authentic blogIf you've been blogging for a while, you remember that thrilling moment when you realize someone is actually reading what you're writing. Maybe a few comments appear. Perhaps your blog URL gets retweeted by a kind friend. Or maybe yours just went viral all of a sudden. For me, blogging has been a slow burn.  Being syndicated has helped grow my blog traffic, but for me the  moment came the first time I realized I had a "fan." That's also the exact time when I began to struggle with authenticity.  I started pandering for traffic and stopped writing from the heart. I forgot my mission in the pursuit of popularity. And like all bloggers, I had to learn the ultimate lesson. Your writing has to be authentic to survive. I had lost my authentic voice. In hindsight it was a great lesson. The more I forget about pleasing people, the more popular my blog gets. When I think about it there were several signs that I missed along the road to fakiness. Hopefully you can learn from this hindsight and avoid making the same mistakes I did. Here is a checklist to make sure you're being authentic in your own work. More than a couple yes answers to these questions might be a red flag that your authenticity could be suffering: 

Grumpy Cat memeWhen it comes to the Internet, cute critters like Grumpy Cat and Boo the Pomeranian reign supreme. It's not just the adorable factor that gets the attention - and money - of legions of fans. Behind Grumpy and Boo are clever, well-orchestrated IMC campaigns that have propelled them beyond the fame of memes and viral videos to global stardom resulting in books, calendars, stuffed toys and most important, revenue.  Most Internet-famous pets come from humble beginnings, like an unassuming YouTube video, a #CatsOfInstagram Instagram account or a casual Facebook post. Some enjoy 15 minutes of fame and fade into the scenery. Others enjoy long-term success, but only with help from marketing and communications tactics. Here are the IMC secrets that have kept both Grumpy and Boo top of mind in this cluttered pet market. 1. Traditional public relations coupled with social media. Grumpy Cat would not be the sensation she is without an incredibly strong social media presence, coupled with enough PR savvy to launch a media tour including office visits at outlets like Buzzfeed. Not long after she gained popularity online, she was front page news in The Wall Street Journal and New York magazine. She's also been a star on the stage of major events like SXSW, reminding us that being "on the ground" is still an important part of the mix. Boo the Pomeranian, aka "The Cutest Dog in the World," is another great example of IMC in action. 2. Product associations.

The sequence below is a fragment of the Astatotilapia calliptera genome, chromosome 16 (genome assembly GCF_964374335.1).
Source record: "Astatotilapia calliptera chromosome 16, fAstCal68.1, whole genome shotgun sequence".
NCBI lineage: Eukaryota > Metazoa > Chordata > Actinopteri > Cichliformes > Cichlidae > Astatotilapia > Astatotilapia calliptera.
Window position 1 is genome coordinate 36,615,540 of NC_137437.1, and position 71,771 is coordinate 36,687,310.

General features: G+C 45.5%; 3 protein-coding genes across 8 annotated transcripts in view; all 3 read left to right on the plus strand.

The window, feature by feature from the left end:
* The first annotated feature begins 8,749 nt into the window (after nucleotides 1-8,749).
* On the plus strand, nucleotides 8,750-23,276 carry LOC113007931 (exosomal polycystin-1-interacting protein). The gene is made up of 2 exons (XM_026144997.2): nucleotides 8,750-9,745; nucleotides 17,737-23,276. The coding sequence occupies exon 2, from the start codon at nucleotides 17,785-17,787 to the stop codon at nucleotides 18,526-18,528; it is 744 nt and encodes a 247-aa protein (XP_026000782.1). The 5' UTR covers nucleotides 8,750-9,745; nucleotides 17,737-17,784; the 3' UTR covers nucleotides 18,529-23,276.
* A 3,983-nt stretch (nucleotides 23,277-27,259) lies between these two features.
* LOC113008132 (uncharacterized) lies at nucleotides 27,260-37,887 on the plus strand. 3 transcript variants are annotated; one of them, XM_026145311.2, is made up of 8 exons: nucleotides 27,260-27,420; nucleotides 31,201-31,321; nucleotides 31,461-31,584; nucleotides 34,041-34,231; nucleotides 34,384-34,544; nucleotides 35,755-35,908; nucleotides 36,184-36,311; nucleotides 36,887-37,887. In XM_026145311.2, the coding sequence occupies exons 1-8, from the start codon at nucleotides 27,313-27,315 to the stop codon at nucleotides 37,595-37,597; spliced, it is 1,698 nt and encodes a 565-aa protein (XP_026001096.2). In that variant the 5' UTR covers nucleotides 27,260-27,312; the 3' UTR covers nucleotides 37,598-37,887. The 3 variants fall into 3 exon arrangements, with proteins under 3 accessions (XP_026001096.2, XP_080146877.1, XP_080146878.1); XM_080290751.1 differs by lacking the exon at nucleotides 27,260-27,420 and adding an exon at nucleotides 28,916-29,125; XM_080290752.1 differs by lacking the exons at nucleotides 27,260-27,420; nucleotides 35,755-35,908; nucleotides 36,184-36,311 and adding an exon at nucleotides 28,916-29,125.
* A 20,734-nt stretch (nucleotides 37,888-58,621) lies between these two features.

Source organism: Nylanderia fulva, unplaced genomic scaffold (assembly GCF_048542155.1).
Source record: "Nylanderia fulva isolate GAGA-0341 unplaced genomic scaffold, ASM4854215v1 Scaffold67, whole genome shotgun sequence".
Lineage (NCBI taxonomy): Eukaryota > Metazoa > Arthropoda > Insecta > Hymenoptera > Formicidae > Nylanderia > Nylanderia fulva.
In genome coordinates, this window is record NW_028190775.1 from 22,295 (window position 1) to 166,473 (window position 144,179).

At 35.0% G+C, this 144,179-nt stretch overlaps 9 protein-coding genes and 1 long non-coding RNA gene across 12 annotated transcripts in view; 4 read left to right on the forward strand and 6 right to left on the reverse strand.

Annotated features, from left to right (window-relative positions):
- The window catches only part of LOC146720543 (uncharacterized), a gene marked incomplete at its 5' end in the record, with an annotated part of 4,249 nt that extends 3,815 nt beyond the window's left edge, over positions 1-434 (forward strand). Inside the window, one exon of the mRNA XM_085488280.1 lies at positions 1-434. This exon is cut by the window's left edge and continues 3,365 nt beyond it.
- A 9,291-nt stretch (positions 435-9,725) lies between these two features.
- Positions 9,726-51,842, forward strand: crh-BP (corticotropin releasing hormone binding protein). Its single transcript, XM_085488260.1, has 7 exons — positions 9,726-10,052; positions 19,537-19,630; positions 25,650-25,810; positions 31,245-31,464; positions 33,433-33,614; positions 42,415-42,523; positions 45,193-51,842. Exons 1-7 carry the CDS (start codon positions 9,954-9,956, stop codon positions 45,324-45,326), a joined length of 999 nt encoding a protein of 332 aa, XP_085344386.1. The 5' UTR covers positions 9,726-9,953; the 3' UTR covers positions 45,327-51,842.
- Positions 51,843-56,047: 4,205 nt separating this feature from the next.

5 reasons to use a project management tool for your next marketing campaign. http://wp.me/p61i5y-1LLOne more sign pointing to the convergence of IT and marketing is there are increasingly more communications professionals interested in project management training or even Project Manager Development Program (PMDP) certification. It’s no secret that integrated marketing involves a level of detail beyond most traditional campaigns. Multiple messaging channels, diverse audiences and the need for real-time engagement and an enhanced customer experience all contribute to a greater need for project management skills. Running a successful integrated marketing communications (IMC) project requires sophisticated planning, and implementation mechanisms are challenging, and time-consuming, to create manually. Learning and adopting a strong online project management tool into an integrated communications practice can be the difference between a good marketing campaign and a great one. Here are five reasons why project management tools make sense, particularly for integrated marketers.